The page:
The Locket

Written by Suzanne Lieurance
Review by Monica Spence

This is a young adult story of the tragic Triangle Shirtwaist Fire of March 25, 1911, as told through the eyes of Galena, an 11-year-old girl employed at the factory. Galena and her older sister Anya work in the factory in order to help their Russian immigrant family pay for the expenses of living in New York City. Anya wears a locket holding two precious pictures, one of their grandmother and another of their own family. Every morning Galena asks Anya if she may see the pictures. This gives Galena strength to get through her day, as well as making a connection to her grandmother, who she misses very much.

The work in the factory is long and difficult. The conditions are unsafe, with fabric, oily rags and crowded conditions adding to the mix. One day fire breaks out. The owners had locked the doors from the outside, in order to prevent theft and possible union activity. This sealed the fate of the workers trapped inside. By the time the fire was doused, 146 people had lost their lives. All but twenty-one of those were women in their mid-teens.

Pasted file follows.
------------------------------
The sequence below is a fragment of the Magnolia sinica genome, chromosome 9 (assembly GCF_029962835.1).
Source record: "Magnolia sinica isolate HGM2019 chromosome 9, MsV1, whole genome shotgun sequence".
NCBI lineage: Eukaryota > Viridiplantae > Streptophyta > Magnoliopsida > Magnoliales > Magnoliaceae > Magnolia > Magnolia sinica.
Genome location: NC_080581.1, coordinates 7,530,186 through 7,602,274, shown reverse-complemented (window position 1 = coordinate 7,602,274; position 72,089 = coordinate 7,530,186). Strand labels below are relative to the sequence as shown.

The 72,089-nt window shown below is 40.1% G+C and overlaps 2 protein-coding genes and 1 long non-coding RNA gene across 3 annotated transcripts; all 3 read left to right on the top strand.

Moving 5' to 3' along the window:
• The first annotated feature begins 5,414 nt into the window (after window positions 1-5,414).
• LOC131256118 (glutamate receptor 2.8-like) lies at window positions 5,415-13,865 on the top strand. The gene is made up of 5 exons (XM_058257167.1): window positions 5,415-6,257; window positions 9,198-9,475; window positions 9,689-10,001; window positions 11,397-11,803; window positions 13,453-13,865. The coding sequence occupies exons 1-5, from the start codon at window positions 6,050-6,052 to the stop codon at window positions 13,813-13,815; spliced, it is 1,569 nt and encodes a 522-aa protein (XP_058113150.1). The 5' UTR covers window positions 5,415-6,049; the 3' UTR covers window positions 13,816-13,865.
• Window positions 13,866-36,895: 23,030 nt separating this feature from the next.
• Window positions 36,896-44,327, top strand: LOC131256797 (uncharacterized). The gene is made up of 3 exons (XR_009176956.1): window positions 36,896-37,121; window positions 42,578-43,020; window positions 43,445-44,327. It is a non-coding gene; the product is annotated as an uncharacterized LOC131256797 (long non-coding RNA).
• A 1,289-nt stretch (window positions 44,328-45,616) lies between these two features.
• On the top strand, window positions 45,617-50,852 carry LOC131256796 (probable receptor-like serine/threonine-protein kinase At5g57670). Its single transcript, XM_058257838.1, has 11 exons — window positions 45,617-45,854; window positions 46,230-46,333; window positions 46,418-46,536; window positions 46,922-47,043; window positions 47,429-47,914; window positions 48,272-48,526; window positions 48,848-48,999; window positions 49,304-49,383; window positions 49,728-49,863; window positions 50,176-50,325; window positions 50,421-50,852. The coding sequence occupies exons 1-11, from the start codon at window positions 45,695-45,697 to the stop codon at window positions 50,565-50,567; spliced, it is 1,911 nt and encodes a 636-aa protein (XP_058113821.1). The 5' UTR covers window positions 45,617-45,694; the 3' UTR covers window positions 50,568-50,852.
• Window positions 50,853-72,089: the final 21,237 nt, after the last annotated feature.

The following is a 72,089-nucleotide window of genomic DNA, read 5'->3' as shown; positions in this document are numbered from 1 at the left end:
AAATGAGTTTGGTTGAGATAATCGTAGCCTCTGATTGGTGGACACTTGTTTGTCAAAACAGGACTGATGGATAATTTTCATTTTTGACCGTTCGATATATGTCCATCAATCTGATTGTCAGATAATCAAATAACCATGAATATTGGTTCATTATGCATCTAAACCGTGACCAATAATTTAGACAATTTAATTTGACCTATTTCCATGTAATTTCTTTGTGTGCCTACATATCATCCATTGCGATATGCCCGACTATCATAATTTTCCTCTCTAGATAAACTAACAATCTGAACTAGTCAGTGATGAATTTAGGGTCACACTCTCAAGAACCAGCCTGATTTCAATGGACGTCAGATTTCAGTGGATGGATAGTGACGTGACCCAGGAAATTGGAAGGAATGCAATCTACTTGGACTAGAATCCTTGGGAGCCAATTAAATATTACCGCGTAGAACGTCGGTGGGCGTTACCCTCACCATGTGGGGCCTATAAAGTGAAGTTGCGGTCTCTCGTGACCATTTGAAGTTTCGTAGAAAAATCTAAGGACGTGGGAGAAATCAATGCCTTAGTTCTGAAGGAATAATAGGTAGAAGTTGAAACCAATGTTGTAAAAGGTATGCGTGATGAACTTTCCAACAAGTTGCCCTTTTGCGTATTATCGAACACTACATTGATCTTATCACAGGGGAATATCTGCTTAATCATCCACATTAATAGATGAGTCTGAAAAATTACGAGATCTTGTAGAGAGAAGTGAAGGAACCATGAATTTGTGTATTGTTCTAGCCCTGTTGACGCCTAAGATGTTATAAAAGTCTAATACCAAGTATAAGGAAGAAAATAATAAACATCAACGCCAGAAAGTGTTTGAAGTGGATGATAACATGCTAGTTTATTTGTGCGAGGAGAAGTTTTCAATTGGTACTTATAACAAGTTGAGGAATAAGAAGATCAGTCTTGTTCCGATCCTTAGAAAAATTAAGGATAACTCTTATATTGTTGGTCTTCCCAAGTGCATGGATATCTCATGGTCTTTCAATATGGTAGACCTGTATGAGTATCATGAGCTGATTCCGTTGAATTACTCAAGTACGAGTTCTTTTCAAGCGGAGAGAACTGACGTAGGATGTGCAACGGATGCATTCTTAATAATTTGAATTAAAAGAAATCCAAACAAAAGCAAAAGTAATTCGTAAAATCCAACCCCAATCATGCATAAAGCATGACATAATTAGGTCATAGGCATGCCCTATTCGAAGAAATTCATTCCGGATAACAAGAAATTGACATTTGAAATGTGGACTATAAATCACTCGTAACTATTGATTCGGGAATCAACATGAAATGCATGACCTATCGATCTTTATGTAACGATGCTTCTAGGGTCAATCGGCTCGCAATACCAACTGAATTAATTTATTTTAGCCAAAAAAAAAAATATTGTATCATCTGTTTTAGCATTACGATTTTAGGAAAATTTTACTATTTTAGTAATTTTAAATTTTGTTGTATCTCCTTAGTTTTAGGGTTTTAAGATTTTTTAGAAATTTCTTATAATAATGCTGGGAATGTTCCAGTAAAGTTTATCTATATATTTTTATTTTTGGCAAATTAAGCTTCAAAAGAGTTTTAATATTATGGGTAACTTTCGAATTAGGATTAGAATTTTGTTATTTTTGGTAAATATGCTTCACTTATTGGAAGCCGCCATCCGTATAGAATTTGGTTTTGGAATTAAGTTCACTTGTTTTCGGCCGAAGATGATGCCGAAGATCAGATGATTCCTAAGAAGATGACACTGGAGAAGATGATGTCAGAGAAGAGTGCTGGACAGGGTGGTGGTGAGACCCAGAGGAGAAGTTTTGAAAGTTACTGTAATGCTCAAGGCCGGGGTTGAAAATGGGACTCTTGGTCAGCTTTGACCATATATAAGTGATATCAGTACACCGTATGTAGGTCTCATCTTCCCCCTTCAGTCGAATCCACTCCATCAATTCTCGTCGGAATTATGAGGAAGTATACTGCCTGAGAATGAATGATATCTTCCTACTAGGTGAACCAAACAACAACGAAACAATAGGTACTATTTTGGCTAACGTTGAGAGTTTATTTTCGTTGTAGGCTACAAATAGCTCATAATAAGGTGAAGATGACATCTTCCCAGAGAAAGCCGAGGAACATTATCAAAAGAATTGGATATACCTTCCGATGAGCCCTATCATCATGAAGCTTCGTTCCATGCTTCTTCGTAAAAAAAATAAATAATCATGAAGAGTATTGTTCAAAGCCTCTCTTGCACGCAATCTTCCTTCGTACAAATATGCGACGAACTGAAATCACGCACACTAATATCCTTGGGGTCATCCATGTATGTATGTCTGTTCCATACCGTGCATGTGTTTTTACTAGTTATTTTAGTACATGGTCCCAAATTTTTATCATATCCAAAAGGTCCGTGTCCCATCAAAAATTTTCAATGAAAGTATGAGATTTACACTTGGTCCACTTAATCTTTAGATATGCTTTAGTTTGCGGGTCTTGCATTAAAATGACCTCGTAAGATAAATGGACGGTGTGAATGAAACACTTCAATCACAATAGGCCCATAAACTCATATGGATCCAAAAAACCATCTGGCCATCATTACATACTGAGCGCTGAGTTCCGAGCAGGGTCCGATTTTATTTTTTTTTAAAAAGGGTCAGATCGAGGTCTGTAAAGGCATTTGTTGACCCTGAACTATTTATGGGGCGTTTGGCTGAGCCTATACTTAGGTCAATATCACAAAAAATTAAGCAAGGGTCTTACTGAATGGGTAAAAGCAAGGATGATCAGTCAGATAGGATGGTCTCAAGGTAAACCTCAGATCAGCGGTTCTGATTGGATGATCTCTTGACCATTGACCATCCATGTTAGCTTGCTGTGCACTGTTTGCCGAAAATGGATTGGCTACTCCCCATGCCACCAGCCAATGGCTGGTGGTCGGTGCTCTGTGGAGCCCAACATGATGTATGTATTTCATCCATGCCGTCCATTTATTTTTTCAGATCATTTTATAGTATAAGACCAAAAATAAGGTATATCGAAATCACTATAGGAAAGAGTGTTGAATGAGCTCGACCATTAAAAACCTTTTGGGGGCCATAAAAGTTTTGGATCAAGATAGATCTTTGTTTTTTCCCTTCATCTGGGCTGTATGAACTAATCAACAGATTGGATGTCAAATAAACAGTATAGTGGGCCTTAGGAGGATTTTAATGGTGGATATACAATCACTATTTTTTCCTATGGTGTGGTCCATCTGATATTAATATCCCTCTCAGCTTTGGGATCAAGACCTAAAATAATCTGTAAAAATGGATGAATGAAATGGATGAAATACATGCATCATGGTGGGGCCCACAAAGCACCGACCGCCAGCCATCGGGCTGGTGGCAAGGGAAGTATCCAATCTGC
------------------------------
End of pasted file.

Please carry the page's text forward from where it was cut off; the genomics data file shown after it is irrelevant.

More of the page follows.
Lieurance paints sympathetic main characters. She does not gloss over sweatshop conditions or the tedious, repetitive work done by under-aged women working for pennies a day in order to survive in their new country. This is a well-written, fascinating account of life in New York City at the turn of the last century. I recommend The Locket to readers and librarians.